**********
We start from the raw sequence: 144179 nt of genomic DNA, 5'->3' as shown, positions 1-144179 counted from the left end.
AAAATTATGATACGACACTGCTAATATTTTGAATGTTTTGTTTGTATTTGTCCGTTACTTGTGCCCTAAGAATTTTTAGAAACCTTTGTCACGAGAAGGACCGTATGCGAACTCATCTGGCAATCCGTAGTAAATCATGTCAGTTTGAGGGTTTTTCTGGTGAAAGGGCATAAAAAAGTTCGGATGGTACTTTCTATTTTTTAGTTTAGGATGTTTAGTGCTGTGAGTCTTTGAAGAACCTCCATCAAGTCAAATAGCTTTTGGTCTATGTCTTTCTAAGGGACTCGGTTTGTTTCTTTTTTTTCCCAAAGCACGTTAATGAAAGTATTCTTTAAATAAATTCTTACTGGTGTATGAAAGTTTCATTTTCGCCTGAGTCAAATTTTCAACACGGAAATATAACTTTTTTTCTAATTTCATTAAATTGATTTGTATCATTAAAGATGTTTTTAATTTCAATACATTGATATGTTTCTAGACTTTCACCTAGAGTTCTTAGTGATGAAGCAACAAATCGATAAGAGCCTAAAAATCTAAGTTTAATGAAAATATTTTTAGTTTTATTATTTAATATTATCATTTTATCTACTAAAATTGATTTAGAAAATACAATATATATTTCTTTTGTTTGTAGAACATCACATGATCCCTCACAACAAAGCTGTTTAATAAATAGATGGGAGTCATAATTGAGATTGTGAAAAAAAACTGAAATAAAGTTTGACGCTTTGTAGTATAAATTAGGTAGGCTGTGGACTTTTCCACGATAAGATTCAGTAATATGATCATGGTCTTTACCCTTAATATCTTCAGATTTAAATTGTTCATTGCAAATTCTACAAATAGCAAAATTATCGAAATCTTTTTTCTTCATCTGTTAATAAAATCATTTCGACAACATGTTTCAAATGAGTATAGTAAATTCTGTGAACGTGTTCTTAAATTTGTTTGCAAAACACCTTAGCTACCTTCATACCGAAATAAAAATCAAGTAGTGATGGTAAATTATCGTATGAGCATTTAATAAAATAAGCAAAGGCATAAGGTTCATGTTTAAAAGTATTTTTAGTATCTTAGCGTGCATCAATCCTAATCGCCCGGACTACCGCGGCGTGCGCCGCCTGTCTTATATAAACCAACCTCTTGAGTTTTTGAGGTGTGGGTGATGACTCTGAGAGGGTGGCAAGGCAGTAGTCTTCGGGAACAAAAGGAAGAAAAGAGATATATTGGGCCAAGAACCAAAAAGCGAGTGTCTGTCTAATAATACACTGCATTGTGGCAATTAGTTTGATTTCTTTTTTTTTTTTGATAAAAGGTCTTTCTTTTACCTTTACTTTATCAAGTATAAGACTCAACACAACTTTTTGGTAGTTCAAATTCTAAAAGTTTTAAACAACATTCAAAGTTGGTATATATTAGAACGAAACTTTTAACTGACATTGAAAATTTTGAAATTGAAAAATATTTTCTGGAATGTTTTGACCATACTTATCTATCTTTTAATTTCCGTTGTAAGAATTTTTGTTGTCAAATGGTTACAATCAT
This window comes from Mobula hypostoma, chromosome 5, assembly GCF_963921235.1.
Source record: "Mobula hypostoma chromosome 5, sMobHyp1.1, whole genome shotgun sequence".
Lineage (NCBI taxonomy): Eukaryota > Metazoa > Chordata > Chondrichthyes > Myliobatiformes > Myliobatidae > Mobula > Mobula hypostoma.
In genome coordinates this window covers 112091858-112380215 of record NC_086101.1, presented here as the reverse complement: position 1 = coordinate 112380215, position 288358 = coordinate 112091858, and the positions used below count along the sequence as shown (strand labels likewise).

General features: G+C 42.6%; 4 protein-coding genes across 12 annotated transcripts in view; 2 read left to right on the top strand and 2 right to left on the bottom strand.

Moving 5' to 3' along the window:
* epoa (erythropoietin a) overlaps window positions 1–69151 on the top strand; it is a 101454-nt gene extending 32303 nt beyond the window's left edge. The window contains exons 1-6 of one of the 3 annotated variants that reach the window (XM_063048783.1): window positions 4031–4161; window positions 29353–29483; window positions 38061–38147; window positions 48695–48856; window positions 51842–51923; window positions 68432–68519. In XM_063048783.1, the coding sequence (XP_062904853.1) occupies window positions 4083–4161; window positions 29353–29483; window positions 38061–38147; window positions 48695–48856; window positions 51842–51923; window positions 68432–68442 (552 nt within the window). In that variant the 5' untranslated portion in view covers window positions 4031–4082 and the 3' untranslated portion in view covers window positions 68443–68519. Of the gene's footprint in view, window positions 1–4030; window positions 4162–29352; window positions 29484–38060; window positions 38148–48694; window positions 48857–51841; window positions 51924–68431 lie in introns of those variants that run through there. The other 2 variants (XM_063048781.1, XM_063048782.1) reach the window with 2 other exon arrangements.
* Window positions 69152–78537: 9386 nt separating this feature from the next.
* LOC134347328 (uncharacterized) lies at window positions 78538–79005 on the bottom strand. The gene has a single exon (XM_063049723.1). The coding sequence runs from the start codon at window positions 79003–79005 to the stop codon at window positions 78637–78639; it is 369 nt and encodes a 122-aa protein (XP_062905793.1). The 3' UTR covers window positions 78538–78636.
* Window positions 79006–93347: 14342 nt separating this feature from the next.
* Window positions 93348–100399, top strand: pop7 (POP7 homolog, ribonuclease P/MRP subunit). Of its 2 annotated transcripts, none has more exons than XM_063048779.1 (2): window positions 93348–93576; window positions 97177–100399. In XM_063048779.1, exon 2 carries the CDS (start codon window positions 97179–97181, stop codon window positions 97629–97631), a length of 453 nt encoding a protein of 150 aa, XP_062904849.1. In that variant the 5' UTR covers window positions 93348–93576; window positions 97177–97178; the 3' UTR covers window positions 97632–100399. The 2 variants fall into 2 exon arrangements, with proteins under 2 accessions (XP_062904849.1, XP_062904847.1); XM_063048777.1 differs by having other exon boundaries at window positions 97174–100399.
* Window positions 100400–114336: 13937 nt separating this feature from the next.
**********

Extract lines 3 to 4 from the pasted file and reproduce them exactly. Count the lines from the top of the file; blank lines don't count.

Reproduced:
This window comes from Mobula hypostoma, chromosome 5, assembly GCF_963921235.1.
Source record: "Mobula hypostoma chromosome 5, sMobHyp1.1, whole genome shotgun sequence".